An­i­mated show teaches healthy habits to kids

The Washington Times Daily - - Television -

Many TV shows have dis­pas­sion­ate ori­gins, re­cy­cling a well-worn for­mat or pig­gy­back­ing on a trend. But the roots of “Doc Mc­stuffins,” an an­i­mated pro­gram for chil­dren ages 2 to 7, are down­right ma­ter­nal.

Chris Nee, cre­ator of the se­ries on the Dis­ney Chan­nel and the new 24-hour Dis­ney Ju­nior chan­nel, wanted to ease her tod­dler son’s ex­pe­ri­ence with doc­tors and hos­pi­tals af­ter his asthma di­ag­no­sis.

“It was me as a mom, more than as a writer first, say­ing, ‘What can I do to make this bet­ter for him?’ ” Ms. Nee re­called.

The re­sult is a fan­ci­ful, mu­sic­filled show (“Wash Your Hands” is among the orig­i­nal songs) about Doc (voiced by Kiara Muhammad), a girl who con­verses with her stuffed an­i­mals and toys and treats their scratches, snif­fles and what­ever else ails them.

Doc and her pals share tips about stay­ing healthy and of­fer­ing care and com­pas­sion to oth­ers. The show also at­tempts to de­mys­tify what hap­pens in a doc­tor’s of­fice to make vis­its less scary for its au­di­ence.

Among those in the cast: Loretta Devine as a re­li­ably com­pe­tent plush hippo named Hal­lie. Ty Bur­rell (“Mod­ern Fam­ily”) is a guest star in the de­but episode, voic­ing a jack-inthe-box dad who takes his son for a checkup.

Ms. Nee, who re­ceived a pres­ti­gious Hu­man­i­tas Prize for an episode of Bill Cosby’s Day­time Emmy Award-win­ning “Lit­tle Bill,” said she in­tends “Doc Mc­stuffins” to be spir­ited as well as heart­felt.

“It’s got a dif­fer­ent flavor than usual in the [TV] preschool world,” she said, of­fer­ing child-friendly hu­mor with a touch of so­phis­ti­ca­tion and bold char­ac­ters that Ms. Nee said hear­ken back to those that she en­joyed on “Sesame Street” as a child.

There is, for in­stance, a snow­man who’s a hypochon­driac on the se­ries (pro­duced by Dublin-based Brown Bag Films and the Dis­ney Chan­nel).

“Kids love that char­ac­ter. They don’t un­der­stand the full im­pli­ca­tions, but they find it re­ally funny,” said Ms. Nee, who sees value in aim­ing a bit over a young viewer’s head.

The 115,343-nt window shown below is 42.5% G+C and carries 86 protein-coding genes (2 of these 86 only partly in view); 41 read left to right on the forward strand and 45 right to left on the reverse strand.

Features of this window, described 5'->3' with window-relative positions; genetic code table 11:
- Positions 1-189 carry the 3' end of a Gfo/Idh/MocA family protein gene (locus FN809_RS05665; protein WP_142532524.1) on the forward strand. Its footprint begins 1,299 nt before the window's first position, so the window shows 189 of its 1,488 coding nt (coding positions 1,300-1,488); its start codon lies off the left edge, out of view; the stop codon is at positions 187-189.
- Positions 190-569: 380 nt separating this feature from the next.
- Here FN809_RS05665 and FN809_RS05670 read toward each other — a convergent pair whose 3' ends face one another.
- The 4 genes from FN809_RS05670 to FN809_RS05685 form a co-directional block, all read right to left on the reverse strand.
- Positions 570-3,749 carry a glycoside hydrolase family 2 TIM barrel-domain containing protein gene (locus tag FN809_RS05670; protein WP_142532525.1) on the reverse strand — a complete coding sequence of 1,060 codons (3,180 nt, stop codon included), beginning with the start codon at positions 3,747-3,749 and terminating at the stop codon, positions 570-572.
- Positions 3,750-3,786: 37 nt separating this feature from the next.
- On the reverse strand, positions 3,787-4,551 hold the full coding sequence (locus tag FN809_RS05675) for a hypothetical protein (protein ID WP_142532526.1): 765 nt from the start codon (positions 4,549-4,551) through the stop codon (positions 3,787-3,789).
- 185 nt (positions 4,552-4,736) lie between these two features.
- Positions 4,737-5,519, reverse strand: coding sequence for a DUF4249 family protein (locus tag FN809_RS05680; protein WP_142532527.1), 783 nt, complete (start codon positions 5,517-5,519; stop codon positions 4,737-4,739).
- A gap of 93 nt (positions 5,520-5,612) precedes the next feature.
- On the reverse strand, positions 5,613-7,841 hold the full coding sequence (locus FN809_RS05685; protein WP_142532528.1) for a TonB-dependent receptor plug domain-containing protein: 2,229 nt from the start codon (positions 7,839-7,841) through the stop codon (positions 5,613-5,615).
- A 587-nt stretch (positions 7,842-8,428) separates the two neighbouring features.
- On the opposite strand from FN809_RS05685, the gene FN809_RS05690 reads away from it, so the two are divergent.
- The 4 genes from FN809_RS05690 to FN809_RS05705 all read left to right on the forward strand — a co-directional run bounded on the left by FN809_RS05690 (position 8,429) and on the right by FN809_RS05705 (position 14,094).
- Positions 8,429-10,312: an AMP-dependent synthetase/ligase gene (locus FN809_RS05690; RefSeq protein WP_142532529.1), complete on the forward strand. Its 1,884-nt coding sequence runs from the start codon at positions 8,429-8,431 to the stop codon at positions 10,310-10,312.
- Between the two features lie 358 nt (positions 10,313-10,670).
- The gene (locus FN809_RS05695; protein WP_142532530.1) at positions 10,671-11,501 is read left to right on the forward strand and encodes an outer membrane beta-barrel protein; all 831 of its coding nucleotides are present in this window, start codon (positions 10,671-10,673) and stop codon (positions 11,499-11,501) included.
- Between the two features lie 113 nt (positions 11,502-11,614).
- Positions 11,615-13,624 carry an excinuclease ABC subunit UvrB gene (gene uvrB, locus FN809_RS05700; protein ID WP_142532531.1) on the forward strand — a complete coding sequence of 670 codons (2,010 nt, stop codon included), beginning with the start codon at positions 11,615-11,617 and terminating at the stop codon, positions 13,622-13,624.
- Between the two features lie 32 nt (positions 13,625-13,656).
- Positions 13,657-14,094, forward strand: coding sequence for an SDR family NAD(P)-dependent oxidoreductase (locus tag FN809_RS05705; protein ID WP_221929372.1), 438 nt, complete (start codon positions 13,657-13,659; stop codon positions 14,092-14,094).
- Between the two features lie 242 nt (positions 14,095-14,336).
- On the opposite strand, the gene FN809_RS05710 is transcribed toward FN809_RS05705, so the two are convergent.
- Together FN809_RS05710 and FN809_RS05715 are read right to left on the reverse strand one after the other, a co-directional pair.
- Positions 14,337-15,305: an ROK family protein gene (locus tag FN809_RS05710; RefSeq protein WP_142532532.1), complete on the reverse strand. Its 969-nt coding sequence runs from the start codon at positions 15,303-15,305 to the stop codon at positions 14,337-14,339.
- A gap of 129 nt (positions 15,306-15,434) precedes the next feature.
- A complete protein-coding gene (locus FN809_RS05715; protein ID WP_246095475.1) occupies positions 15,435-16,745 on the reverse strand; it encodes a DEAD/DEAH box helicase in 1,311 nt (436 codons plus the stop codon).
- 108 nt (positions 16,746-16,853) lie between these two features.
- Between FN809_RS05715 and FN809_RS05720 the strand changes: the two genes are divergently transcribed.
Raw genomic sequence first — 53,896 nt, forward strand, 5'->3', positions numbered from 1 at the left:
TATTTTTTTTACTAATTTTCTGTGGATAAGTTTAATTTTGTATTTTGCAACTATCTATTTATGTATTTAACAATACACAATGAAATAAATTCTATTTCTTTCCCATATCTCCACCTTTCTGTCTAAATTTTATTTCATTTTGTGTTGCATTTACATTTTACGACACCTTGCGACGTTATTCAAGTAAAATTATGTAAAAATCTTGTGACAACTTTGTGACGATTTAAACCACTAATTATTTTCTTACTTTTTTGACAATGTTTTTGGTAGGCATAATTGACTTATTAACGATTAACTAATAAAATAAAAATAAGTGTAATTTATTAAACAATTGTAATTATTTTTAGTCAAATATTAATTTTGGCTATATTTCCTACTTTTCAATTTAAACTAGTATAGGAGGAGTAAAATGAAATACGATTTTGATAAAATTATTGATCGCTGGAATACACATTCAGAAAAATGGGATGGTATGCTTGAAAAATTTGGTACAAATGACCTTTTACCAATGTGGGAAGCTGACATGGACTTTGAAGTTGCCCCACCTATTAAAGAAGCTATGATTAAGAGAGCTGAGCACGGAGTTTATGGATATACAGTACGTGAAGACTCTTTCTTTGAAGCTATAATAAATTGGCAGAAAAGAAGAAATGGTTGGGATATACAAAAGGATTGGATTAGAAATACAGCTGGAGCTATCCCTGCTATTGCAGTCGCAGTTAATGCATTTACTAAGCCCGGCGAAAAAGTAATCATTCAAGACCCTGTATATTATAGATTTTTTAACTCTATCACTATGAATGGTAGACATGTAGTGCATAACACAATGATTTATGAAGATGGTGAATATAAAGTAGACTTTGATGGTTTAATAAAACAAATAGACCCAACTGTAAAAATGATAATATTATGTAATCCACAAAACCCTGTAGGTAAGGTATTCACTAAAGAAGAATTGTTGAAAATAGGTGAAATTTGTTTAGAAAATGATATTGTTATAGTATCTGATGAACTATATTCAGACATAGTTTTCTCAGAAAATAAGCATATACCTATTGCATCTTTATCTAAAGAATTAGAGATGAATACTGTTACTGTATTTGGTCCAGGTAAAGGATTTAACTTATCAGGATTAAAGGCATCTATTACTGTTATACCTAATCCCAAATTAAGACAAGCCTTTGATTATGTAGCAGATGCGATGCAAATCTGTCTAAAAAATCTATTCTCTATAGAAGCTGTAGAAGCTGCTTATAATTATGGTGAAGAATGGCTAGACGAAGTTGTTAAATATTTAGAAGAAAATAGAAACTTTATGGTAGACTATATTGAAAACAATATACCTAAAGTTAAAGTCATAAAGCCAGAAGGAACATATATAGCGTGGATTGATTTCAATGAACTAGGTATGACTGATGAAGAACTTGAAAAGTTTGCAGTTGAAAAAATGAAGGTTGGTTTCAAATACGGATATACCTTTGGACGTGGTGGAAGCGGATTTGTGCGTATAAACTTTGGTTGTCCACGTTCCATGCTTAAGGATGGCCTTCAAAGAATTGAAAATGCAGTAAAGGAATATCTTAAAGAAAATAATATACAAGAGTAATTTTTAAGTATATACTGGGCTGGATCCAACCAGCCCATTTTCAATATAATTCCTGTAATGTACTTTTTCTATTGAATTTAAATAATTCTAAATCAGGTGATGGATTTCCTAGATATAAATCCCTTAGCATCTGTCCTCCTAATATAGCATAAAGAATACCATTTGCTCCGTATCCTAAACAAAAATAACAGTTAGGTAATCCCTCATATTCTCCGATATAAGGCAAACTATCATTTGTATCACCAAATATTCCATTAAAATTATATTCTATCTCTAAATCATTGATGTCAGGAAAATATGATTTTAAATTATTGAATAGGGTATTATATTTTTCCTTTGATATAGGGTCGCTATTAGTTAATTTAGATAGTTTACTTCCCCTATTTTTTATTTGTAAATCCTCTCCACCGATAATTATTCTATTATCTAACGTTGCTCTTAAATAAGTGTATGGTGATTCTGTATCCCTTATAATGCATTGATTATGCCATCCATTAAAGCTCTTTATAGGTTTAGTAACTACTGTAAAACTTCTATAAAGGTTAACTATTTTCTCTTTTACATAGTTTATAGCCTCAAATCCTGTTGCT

“We know kids are watch­ing shows over and over again. Try­ing to cre­ate shows so that a kid gets ev­ery mo­ment on the first viewing is short­chang­ing them.”

What does her muse, son Theodore, now 5, think of “Doc Mc­Stuffins”?

“He calls it his show. I’m at least try­ing to get him to use ‘ours,’ ” Mrs. Nee said. “Amer­i­can Idol.”

The 26-year-old disc jockey from South Kingstown, R.I., who dra­mat­i­cally chopped off her hair be­fore Wed­nes­day’s evening of Billy Joel tunes, was elim­i­nated from the Fox singing con­test. Miss Van Pelt didn’t per­suade the show’s judges to res­cue her from dis­missal Thurs­day with a last-chance ren­di­tion of Whit­ney Hous­ton’s “I Be­lieve In You and Me.”

“Ul­ti­mately, Ryan, no, sorry,” judge Randy Jack­son told “Idol” host Ryan Seacrest when asked if she would be saved.

Miss Van Pelt, who pleased the panel Wed­nes­day with her shorter, darker hairstyle and sul­try in­ter­pre­ta­tion of “New York State of Mind,” was re­vealed to be among the bot­tom three vote-get­ters along­side 17year-old vo­cal ac­ro­bat Dean­dre Brack­en­sick of San Jose, Calif., and goofy 22-year-old non­profit or­ga­nizer Hee­jun Han of New York.

“Idol” men­tor Jimmy Iovine lashed out at 21-year-old pawn­shop worker Phillip Phillips of Lees­burg, Ga., for not fol­low­ing the ad­vice of the show’s men­tors for his per­for­mance. Mr. Iovine also ad­mon­ished Mr. Han for his over-the-top take on “My Life.”


The new Dis­ney Ju­nior show “Doc Mc­stuffins” is a mu­sic-filled pro­gram about a girl who pro­vides med­i­cal treat­ment to her stuffed an­i­mals and other toys.

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